What is GM Ultra Cruise?

Jessica Shea Choksey | Oct 11, 2021

General Motors is raising the bar on autonomous driving with its new Ultra Cruise technology, due to arrive in 2023. Going beyond the automaker's current Super Cruise system, Ultra Cruise will enable hands-free driving in up to 95% of driving scenarios, including on suburban and city streets.

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Stand Out Technology

As advanced driving assistance systems (ADAS) and autonomous vehicle capabilities become more sophisticated across the industry, technologies such as Ultra Cruise bring a higher level of safety and confidence to the driving experience. For GM, Ultra Cruise represents the next generation of assisted driving and makes significant headway toward the automaker's stated goal of "zero crashes, zero emissions, and zero congestion."

GM hopes to ultimately enable its owners to travel "door-to-door" hands-free on all roads, large and small, across the U.S. That's a tall order. Even Tesla, the proverbial leader in EVs and autonomous technology, has faced unanticipated difficulty and delays in launching its long-touted Full Self Driving technology, which promises the same level of capability. But GM expects to offer Ultra Cruise in Cadillac models in 2023.

How does Ultra Cruise work?

Ultra Cruise activates with the touch of a button. Going beyond the current Super Cruise system, Ultra Cruise builds a full 360-degree three-dimensional view of the vehicle's surroundings by combining data from a suite of cameras, sensors, radar, and lidar. While navigating this virtual environment and providing user information through a dedicated display screen directly in front of the driver, the Ultra Cruise system offers the following functionalities:

  • Reacts to permanent traffic control devices
  • Follows internal navigation route
  • Maintains headway; follows speed limits
  • Supports automatic and on-demand lane change
  • Supports left and right-hand turns
  • Supports close object avoidance
  • Supports parking in residential driveways

Essentially, Ultra Cruise can handle all the routine maneuvers needed in everyday driving, from stopping at stop signs to merging onto a highway via on-ramp. Owners can expect this list of capabilities to expand in the future with new features, functions, and services delivered via over-the-air updates (OTA).

In terms of driver involvement, Ultra Cruise is hands-free but does require the driver to stay alert. The system tracks the driver's gaze with a Driver Attention Camera System to ensure that they are paying attention to the road ahead, even if their hands are on their lap. Because GM considers Ultra Cruise a Level 2 autonomous system, the automaker expects the driver to retake control of the vehicle at any time, such as in an emergency or when the vehicle enters an area incompatible with the system’s capabilities.

Ultra Cruise communicates with the driver through a Human Machine Interface (HMI) display screen, letting them know when they need to be in control of the vehicle. This key component of Ultra Cruise ensures that the driver and the system share the same understanding of the road ahead.

Ultra Cruise vs. Super Cruise

While the existing Super Cruise system allows the driver to remain hands-free on compatible highways, Ultra Cruise gives the vehicle the additional ability to drive autonomously on city streets and in-town roads. The new system builds on the existing technology.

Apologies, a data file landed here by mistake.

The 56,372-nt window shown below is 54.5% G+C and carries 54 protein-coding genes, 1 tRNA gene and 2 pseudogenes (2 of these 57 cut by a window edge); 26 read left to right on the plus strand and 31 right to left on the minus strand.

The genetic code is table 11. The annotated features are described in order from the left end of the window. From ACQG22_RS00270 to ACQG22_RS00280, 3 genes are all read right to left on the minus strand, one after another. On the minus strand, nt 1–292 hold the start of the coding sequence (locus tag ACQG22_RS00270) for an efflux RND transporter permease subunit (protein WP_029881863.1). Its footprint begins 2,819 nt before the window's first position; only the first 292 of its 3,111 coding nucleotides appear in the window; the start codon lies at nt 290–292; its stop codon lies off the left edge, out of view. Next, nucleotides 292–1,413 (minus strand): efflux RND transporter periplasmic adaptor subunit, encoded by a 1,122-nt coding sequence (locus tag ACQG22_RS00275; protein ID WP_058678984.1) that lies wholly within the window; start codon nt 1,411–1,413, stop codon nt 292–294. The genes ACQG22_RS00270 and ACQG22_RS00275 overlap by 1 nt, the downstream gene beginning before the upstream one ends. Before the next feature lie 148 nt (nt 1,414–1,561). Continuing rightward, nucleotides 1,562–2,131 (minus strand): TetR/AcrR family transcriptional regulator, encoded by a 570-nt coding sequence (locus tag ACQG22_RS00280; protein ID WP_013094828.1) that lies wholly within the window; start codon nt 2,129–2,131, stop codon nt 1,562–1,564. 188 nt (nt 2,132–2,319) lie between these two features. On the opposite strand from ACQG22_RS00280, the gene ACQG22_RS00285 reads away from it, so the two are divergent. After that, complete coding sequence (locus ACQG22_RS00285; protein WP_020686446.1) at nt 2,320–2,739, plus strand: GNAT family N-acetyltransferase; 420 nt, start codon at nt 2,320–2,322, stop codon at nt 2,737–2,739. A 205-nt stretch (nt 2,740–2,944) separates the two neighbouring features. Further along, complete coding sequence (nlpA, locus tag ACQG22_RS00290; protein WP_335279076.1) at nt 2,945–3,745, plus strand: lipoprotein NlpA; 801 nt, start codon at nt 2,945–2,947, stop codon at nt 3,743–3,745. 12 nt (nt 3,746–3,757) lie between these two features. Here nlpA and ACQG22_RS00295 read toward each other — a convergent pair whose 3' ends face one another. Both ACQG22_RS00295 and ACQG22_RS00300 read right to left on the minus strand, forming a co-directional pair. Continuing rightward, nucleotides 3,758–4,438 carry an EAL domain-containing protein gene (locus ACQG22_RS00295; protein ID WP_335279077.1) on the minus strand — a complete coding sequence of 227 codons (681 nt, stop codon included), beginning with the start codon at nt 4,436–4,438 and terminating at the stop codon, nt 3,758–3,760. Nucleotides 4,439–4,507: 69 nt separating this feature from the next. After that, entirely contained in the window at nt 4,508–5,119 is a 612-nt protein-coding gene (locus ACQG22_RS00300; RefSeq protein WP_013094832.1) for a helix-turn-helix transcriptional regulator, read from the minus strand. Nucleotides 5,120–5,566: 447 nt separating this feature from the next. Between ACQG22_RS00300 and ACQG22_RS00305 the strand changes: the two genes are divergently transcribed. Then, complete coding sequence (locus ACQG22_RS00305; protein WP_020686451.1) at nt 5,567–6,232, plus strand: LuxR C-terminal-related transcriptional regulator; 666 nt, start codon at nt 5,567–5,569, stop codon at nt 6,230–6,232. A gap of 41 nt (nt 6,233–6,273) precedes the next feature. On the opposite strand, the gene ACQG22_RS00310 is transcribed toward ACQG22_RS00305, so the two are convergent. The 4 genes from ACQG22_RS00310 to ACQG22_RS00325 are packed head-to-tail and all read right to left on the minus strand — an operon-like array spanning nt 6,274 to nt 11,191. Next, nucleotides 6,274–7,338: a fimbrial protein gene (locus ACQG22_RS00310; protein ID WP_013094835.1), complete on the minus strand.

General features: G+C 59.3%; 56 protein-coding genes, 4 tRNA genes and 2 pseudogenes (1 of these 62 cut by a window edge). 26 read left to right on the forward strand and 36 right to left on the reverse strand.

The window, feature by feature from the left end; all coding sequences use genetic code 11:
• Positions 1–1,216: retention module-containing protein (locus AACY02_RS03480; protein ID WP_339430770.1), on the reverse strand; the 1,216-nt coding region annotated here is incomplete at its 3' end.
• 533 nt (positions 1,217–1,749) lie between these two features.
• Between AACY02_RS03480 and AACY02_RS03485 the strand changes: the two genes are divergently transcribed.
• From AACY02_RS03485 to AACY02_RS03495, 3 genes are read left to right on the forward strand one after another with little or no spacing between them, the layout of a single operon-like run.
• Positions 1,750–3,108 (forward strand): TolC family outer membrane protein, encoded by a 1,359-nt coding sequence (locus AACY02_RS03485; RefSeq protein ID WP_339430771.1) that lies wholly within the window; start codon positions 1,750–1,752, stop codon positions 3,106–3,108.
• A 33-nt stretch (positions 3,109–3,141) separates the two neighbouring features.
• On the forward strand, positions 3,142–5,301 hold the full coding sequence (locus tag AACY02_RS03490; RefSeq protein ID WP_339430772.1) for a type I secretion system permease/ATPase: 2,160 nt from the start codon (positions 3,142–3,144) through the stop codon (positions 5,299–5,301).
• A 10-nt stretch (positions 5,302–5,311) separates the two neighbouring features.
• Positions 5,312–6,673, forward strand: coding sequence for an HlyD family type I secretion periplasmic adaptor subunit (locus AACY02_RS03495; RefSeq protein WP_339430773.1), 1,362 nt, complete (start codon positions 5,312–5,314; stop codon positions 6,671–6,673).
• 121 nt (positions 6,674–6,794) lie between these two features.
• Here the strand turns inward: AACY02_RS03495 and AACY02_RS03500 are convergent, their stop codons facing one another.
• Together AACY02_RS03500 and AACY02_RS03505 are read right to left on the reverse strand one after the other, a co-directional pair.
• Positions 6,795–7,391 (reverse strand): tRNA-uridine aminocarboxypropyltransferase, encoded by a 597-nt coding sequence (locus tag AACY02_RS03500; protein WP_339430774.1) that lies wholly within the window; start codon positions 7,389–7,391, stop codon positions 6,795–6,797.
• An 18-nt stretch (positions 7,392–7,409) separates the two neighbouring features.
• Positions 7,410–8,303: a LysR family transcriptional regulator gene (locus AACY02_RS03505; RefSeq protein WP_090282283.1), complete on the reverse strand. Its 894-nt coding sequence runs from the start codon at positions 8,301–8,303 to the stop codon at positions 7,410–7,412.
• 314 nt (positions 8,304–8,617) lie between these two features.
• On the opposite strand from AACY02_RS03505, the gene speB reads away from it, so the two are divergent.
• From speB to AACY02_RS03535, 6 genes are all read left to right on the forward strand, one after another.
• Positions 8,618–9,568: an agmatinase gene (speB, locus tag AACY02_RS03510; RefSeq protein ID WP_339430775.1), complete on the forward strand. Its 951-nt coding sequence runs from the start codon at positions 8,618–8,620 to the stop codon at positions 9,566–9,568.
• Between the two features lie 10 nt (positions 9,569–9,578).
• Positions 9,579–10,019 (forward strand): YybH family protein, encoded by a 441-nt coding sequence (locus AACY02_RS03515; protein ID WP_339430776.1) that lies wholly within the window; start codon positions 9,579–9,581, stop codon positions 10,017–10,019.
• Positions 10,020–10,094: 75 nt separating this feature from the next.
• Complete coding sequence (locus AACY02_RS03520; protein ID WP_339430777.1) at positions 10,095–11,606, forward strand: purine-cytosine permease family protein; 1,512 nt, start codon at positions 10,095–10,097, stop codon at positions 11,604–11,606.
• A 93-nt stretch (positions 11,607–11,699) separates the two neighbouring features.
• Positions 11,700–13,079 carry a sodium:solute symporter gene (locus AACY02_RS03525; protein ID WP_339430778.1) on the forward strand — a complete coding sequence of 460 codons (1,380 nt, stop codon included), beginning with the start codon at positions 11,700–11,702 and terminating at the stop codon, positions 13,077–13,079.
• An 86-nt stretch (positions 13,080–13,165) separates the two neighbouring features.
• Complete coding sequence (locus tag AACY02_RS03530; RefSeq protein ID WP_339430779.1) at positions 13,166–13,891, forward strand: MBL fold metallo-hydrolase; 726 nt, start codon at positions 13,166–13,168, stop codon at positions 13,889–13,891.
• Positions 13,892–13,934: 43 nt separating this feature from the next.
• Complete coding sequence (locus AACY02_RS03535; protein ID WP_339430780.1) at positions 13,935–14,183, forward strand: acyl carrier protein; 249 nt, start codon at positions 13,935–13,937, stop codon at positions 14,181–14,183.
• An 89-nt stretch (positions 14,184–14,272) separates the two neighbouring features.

Ultra Cruise will operate on more than two million miles of roadways across North America at the time of launch. That's about ten times more than the current Super Cruise system. GM says Ultra Cruise will eventually cover 3.4 million miles of highways and city streets in the U.S. and Canada.

GM will offer both Super Cruise and Ultra Cruise across the GM product line to provide consumers with Level 2 semi-autonomous driving at varying price points. The more advanced and expensive Ultra Cruise system will initially appear in premium models from Cadillac. At the same time, GM plans to make Super Cruise available to an expanding list of other vehicles in its product portfolio.


Intending to handle 95% of driving situations, Ultra Cruise has limitations in specific scenarios. The system may run into issues in the following circumstances:

  • Roadway construction zones that require lane shifts
  • Multi-lane roundabouts or roadway anomalies that may be confusing to navigate
  • Four-way stop intersections that often require drivers who arrive simultaneously to make eye contact to acknowledge right-of-way
  • Inclement weather

In these situations, Ultra Cruise may alert the driver with a light on the steering wheel to take temporary control before it will re-engage. This is considered a "non-urgent escalation" instead of an emergency in which the driver has to make a sudden maneuver to avoid danger. If the driver does not initially respond to the steering wheel light, the alert will become a flashing red before the system brings the vehicle to a safe stop.

From a cost standpoint, it is unclear how much GM will charge for the Ultra Cruise system. But since it will first appear on Cadillac models, it may be one of the pricier bells and whistles on the automaker’s tech roster.


GM's new Ultra Cruise system expands upon the capabilities of its Super Cruise technology, but does not supply Level 3 autonomous driving capability. Drivers must still pay attention and take control of the vehicle when necessary. Nevertheless, this technology promises to make the driving experience safer and more convenient with few apparent drawbacks. And with OTA updates, it will only get better over time.

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